All About Flower Frogs

flower frog mechanics
Whether you are an experienced floral designer or just experimenting with floral arrangements at home, flower frogs are a fantastic tool to have on-hand. 

So, what is a floral frog?  

There is more than one way to keep flowers from listing to the side of an arrangement. The most common method is the use of a floral frog. Floral frogs are mechanical apparatuses used to create floral arrangements, keeping your flowers secure as you strategically arrange your stems in a vessel to create botanical art. Frogs are usually heavy and flat on the underside and spikey or gridded on the top. When placed at the bottom of a water-tight bowl, vessel or vase, they can hold even the most unwieldy flowers firmly upright. To use, press the ends of the stems directly into the frog’s spikes or slide into the gridded holes to position them exactly where you want them. Use a bit of floral putty on the bottom of the flower frog if it moves around easily in your vessel. Be sure to add the floral frog before you add the water or the putty will not adhere to the bottom of the vase. After arranging the stems using the frog as an anchor and holder, use short-stemmed flowers and foliage to conceal the mechanics.

Where can I find them? I am a sucker for vintage floral frogs and am always on the hunt for them at my favorite thrift and antique stores to add to my collection. I've also found them on Etsy, Ebay, and even my local buy, sell, trade pages! And if you're lucky, you might stumble upon one at a flea market, yard sale, or estate sale.

Why do I love them so much? Flower frogs are reusable, making them environmentally friendly and a great long-term investment. I also love that floral frogs allow you to turn any type of vessel into a floral vase! They’re also extremely durable, evident by how many I have collected that are over 100 years old! And, perhaps most importantly, unlike floral foam, flower frogs are eco-friendly and sustainable with significantly less waste than alternative options. I’ve found them to be easy to hide with foliage and filler as I'm building my arrangement and have saved me a lot of time and frustration.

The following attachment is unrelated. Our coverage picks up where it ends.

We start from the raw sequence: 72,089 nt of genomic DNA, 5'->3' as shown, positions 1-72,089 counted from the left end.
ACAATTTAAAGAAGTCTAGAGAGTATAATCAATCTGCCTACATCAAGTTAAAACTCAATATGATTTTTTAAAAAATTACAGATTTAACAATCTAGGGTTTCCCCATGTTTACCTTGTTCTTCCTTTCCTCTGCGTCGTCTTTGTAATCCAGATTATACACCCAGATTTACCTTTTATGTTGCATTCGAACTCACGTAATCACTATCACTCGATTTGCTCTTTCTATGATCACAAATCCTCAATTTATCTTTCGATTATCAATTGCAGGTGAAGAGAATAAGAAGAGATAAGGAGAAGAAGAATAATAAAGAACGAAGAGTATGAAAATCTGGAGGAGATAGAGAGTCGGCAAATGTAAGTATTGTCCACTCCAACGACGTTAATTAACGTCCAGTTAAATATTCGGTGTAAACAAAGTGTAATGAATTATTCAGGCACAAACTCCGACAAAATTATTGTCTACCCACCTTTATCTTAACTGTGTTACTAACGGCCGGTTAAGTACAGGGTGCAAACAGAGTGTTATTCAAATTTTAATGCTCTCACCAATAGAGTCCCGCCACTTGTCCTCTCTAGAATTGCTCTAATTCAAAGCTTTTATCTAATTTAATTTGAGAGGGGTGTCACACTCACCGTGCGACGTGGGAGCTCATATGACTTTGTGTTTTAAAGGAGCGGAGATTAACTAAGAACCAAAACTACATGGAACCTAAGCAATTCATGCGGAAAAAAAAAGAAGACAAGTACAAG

flower frogs and floral arrangement tools


metal pin frog (aka: kenzan) -- I would consider this style to be the most commonly used. They come in a large range of sizes and shapes (most commonly round) and have several metal pins positioned close together, sharp points upward, for you to secure your stems between or directly into. They sometimes come with a heavy weighted bottom, and other times require a bit of floral putty on the bottom to keep it from sliding around in your vessel.

Pro tip! Are the pins in your frog bent? No worries! Simply use a butter knife to carefully bend the prongs back into their intended upright position.

metal hairpin frog -- similar to the pin frog, the hairpin frog comes in a variety of sizes but is a more rare find. Rather than stiff pins, the frog is made with more flexible metal hairpin pieces that the stems are positioned between. If you prefer to purchase your pin frogs new, I have a few recommended options on my Amazon Floral Arranging page.

brass frog vase -- these are hard to come by but when you find one, it's so exciting! They are a gorgeous brass water-tight vessel that has a brass grid-like lid that fits perfectly on top that the flowers sit in. Oftentimes, the lid is removable, but sometimes it is permanently attached to the vessel. They come in several styles, designs, sizes and heights and add a beautiful touch of elegance to any floral arrangement.